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Sunday, June 30, 2013

Fragments of RPBW

Renzo Piano Building Workshop: Fragments

In a summer of must-see architecture exhibitions (specifically I'm referring to Le Corbusier at MoMA), there is one more, at the Gagosian Gallery on West 21st Street: Renzo Piano Building Workshop: Fragments, which runs until August 2. I stopped by on Thursday for the opening reception.

Renzo Piano Building Workshop: Fragments

Twenty-four tables document the same number of projects in the large skylit space, with even more models and photos overhead.

Renzo Piano Building Workshop: Fragments

The opening reception was the least ideal time to visit the exhibition and get immersed in any of the projects, be it the Pompidou, the Tjibaou Cultural Center, the New York Times Building, or one of the in-progress projects on display. The large numbers of people just accentuated the sheer quantity of models, drawings, photos, books, and other objects on display, while making it impossible to sit down and examine the materials.

Renzo Piano Building Workshop: Fragments

The exhibition has been done before in slightly different form as early as 2003, but this iteration coincides with the halfway point of construction on Piano's Whitney Museum of American Art a few blocks south in the Meatpacking District; a hard hat tour of the building was hosted by the Whitney and Mr. Piano the day before the Gagosian opening.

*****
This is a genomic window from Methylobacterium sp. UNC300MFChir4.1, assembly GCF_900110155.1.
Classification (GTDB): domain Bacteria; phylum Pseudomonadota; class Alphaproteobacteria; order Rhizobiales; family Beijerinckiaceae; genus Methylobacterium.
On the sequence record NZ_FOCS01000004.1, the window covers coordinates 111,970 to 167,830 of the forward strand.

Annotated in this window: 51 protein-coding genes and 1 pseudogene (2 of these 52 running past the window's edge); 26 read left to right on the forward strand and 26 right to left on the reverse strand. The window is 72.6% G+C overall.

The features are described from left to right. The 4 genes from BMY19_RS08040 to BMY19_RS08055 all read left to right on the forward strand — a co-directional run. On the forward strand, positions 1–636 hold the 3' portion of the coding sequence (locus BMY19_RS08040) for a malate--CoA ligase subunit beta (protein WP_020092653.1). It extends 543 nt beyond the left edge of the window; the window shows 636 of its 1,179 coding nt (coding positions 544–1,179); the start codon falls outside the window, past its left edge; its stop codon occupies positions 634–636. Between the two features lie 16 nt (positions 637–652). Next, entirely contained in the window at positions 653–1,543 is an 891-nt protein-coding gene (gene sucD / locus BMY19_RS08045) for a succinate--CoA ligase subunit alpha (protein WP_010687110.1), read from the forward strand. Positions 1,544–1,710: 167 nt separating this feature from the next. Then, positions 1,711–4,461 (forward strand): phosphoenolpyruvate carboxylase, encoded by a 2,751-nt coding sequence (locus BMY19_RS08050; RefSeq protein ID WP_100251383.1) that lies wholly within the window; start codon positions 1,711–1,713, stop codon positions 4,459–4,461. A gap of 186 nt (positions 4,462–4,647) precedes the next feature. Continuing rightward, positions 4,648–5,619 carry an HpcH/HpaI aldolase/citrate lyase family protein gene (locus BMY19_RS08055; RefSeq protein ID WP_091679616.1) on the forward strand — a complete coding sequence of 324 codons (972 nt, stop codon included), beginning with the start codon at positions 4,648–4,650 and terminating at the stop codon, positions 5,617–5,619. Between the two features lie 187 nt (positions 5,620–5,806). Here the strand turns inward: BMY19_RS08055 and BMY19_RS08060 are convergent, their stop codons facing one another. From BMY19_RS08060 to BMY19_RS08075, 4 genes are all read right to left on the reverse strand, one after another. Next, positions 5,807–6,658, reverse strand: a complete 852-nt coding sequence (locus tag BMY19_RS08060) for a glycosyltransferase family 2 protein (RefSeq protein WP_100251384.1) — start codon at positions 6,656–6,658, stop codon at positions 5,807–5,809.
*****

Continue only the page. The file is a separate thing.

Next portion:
Renzo Piano Building Workshop: Fragments

My short visit to the Gagosian before heading to Long Island City for the MoMA PS1 unveiling will be the first of at least a couple more; Piano's show requires numerous visits to really take in the thorough documentation presented. No wonder each table is served by eight chairs for sitting down to take a closer look at the projects.

Renzo Piano Building Workshop: Fragments

While very few architects are deserving of such a treatment, if every architect thought of their process being displayed in a similar manner they would probably take more care in the sketches, models, and other pieces that make up the interim steps toward realizing a project. Or at the very least they wouldn't throw away the napkin sketch that seemed so important at the time but whose significance faded over time. Fragments expresses that each piece is an important part of the whole.

Renzo Piano Building Workshop: Fragments

Whatever you do, go see this show—but make sure you do it when you have a couple hours free.

Renzo Piano Building Workshop: Fragments

3 comments:

  1. Where you not allowed to sit in the chairs?

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    Replies
    1. Yes, of course. But with so many people at the opening it was not conducive to do so. The only people I saw seated were Renzo Piano and a reporter who was interviewing him.

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  2. Forever ago, before the Twombly Pavilion had broken ground, the Menil Collection hosted two understated and intimate architecture exhibits at Richmond Hall (now the home of a permanent Dan Flavin environment). The first was Tadao Ando. The second was RPBW.
    I remember the spaces being dark with the light focused on individual pieces and artifacts/macquettes. Good stuff to shape an architecture student's head. A great way to educate a public.

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